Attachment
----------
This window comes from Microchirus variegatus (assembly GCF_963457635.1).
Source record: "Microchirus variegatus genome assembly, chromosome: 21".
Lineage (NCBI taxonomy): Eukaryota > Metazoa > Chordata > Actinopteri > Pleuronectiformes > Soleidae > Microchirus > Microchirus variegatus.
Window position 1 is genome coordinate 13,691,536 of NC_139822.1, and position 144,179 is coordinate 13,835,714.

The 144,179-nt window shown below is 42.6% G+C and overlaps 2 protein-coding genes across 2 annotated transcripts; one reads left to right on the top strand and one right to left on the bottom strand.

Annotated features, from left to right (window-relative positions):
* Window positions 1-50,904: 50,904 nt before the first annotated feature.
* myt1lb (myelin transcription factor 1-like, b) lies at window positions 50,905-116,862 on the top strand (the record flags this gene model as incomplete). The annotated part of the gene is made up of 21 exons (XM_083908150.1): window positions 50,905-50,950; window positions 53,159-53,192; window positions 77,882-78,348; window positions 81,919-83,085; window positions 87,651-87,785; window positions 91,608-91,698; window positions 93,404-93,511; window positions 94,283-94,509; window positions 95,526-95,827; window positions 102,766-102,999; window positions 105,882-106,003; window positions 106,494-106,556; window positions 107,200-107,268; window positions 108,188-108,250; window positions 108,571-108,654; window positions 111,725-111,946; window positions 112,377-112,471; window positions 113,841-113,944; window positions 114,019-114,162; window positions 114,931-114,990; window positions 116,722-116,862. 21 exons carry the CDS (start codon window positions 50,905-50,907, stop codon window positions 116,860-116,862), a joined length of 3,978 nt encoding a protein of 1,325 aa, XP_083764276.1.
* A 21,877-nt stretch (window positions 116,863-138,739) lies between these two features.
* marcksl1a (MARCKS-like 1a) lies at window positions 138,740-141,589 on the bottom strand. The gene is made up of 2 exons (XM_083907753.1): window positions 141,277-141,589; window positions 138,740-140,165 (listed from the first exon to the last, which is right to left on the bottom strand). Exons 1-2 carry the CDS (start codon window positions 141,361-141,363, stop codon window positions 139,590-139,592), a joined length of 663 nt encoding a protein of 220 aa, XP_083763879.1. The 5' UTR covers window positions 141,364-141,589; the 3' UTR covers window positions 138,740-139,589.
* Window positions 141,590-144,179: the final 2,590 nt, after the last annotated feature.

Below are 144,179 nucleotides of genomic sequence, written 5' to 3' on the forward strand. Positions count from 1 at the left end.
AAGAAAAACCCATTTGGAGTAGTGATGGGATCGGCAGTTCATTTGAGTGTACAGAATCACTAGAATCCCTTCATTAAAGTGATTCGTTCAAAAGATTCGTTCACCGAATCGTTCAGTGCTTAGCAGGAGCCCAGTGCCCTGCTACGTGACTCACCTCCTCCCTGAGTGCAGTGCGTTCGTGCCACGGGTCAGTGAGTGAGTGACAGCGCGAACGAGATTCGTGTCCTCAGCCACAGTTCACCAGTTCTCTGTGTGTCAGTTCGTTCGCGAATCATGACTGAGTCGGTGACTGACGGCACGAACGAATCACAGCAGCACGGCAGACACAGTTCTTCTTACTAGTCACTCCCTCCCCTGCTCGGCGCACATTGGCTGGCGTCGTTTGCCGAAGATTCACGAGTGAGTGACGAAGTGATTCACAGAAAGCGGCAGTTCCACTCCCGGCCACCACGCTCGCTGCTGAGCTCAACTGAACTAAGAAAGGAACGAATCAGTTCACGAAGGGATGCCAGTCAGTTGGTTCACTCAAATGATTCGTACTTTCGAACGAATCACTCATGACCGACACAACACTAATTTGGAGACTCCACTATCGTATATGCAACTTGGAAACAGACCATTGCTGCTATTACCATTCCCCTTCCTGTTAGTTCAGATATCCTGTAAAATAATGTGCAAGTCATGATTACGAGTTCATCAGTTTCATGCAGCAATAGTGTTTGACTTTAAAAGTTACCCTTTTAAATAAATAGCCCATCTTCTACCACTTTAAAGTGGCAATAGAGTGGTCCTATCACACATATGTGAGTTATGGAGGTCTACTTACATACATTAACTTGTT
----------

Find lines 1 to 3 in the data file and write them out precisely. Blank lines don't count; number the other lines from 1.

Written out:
This window comes from Microchirus variegatus (assembly GCF_963457635.1).
Source record: "Microchirus variegatus genome assembly, chromosome: 21".
Lineage (NCBI taxonomy): Eukaryota > Metazoa > Chordata > Actinopteri > Pleuronectiformes > Soleidae > Microchirus > Microchirus variegatus.